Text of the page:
The picture on the left has the Hipstamatic effect. The one on the right is straight out of the iPhone camera. Which do you prefer?
I have always been hesitant to make Hipstamatic effects a part of my art practice. It felt like cheating to me. It felt like a superficial way to engage people through, in this case, their fondness for nostalgia. And it does work. Consider this photograph I made and shared last week:
It prompted much more engagement from the community I shared it with than most of the other photographs I have shared with them. Most of the time I get no response at all.
Here’s an image that is more typical of the pictures I like to make and share:
Which attracted you more? The Hipstamatic version of the Sunoco gas station or this ‘abstract’ made by composing the drainage basin, concrete pad, asphalt and crack in the asphalt within a rectangular frame. If you said the Sunoco picture, emotionally, I agree with you. Intellectually, I prefer the drainage basin abstract.
Don’t get me wrong, I love nostalgia, just as most people do. It’s like mashed potatoes, comfort food, but I don’t want to make work that panders to that nostalgia love but does little else. Art needs to contain more than an emotional hook for me. As I sit here writing about it, I have to acknowledge that one could make a legitimate art portfolio with the Hipstamatic app and that perhaps I should attempt to do so. Such a portfolio would have to be exploring something conceptual, like making a demonstration of how anything can be made appealing if you put the right color glasses on to look at it and what does that mean about us and society. Something like that might head in the direction of a worthy intuition.
A lot of what people will make with generative AI will be compelling, but it won’t be art in the sense that Robert Adams tries to get at in the quote I started this post with. What will happen, unfortunately, is that it will further devalue the artist in the eyes of the general public, because “my five year old could make that.”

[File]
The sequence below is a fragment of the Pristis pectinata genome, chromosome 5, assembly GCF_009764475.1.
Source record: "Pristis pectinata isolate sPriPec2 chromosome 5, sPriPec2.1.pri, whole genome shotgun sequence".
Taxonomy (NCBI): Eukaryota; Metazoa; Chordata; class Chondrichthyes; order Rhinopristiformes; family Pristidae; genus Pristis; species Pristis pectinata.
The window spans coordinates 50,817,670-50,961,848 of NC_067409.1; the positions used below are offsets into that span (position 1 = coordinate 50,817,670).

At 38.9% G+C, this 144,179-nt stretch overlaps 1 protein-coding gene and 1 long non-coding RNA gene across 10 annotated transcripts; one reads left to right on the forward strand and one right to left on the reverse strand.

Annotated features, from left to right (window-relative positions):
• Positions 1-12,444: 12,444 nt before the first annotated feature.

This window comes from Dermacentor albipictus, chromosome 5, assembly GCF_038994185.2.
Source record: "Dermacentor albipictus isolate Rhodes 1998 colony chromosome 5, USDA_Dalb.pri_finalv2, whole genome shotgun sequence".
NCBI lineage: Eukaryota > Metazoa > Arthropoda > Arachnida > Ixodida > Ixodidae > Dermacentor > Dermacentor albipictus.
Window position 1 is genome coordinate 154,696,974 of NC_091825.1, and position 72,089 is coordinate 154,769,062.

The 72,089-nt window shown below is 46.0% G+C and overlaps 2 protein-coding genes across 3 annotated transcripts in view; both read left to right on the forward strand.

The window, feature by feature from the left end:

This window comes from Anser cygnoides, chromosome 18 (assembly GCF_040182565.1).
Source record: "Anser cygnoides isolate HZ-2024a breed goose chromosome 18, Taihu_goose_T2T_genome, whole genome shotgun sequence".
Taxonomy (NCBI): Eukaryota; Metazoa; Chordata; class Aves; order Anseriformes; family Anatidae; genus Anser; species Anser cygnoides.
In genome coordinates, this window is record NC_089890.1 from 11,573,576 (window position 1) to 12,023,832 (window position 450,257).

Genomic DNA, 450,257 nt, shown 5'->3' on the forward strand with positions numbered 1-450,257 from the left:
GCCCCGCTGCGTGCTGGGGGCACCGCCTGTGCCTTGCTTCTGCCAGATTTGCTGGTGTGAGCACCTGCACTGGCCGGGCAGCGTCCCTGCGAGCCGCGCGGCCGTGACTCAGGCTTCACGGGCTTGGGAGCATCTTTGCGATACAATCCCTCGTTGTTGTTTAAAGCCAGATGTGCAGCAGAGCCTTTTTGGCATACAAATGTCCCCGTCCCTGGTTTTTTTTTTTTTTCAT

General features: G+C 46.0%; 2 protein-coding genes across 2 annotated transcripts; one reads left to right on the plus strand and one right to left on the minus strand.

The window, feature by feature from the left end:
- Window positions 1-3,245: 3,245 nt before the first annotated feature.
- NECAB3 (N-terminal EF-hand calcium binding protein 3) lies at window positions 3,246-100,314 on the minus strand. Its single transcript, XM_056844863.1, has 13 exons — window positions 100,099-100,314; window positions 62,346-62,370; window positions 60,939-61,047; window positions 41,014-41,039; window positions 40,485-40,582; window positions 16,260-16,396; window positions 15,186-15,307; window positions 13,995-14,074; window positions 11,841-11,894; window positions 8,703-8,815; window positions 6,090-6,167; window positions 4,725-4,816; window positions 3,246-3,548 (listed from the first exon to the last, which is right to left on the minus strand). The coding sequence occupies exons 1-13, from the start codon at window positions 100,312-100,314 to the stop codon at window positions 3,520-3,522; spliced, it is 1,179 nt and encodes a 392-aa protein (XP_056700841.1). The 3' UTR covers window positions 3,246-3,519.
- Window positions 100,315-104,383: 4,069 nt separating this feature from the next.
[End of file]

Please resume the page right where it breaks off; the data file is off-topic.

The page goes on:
A little over a week ago I attended the opening of an art show at the Public Library in Saugerties, NY. It was a good show. Each of the artists was asked to make something out of a discarded book. The results were amazing. It was fun to attend the opening and talk with the artists or eavesdrop as they talked with friends. This is not, I thought, the kind of assignment one could give to AI. An artist working with AI might prompt it to generate some of the materials to be incorporated into the work, but making three dimensional art out of found materials seems beyond the present capacity of AI. There’s also nothing quite like the experience of being with art and artists in the flesh. Human to human.
Here is some of the work I saw:
”Maggie” Brian Lynch
”Discover, Explore, Immerse Yourself” Grey Morris
”Once Upon a Time” Ann Morris
”I Promessi Sposi” Steven Parisi-Gentile
I am comforted by the idea that there are modes and vehicles of human expression that are hard for AI to tackle. That even with AI, gifted human interface will still be needed to make the best art, and that getting together and sharing art is the more fulfilling experience.
I wonder if I could become a good prompt artist? I think I am going to have to play with it some. I will report back when I do.